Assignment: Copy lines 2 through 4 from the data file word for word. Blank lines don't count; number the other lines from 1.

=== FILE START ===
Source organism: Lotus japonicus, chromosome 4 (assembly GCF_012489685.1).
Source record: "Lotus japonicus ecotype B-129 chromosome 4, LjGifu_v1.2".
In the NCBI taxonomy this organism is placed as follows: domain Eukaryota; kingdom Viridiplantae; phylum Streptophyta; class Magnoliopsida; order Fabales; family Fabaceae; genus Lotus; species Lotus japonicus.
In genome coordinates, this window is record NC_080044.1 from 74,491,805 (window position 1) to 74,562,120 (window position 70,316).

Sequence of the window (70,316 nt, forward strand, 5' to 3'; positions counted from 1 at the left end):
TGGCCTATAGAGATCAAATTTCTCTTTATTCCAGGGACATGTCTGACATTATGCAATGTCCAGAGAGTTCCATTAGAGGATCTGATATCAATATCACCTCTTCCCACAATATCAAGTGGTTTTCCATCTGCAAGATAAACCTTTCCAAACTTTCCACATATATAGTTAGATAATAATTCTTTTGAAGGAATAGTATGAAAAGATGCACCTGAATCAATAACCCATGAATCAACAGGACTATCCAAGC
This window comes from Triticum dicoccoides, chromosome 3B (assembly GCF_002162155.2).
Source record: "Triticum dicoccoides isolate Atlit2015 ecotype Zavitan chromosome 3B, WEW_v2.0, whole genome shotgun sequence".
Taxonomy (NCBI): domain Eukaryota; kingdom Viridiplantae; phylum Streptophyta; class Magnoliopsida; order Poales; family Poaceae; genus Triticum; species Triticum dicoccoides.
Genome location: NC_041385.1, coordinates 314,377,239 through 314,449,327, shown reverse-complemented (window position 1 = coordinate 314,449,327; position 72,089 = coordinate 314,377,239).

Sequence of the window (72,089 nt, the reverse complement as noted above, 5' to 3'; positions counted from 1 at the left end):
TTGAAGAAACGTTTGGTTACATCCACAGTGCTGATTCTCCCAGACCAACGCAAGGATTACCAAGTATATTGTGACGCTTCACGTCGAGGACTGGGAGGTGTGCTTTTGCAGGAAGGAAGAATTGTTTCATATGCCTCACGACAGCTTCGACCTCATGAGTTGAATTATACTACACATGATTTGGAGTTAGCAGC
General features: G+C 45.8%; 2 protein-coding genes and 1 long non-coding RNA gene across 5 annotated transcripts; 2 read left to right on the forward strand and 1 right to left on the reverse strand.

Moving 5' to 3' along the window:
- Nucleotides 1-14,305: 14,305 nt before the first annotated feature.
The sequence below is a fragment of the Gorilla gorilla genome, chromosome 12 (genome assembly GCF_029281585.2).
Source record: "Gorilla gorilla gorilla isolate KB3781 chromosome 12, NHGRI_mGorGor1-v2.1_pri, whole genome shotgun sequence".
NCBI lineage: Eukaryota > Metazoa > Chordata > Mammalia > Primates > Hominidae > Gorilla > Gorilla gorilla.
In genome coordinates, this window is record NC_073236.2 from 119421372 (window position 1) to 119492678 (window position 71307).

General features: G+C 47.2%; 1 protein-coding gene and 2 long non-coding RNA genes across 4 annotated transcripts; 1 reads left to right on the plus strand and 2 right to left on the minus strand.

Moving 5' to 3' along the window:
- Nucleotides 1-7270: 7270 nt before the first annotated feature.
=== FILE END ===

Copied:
Source record: "Lotus japonicus ecotype B-129 chromosome 4, LjGifu_v1.2".
In the NCBI taxonomy this organism is placed as follows: domain Eukaryota; kingdom Viridiplantae; phylum Streptophyta; class Magnoliopsida; order Fabales; family Fabaceae; genus Lotus; species Lotus japonicus.
In genome coordinates, this window is record NC_080044.1 from 74,491,805 (window position 1) to 74,562,120 (window position 70,316).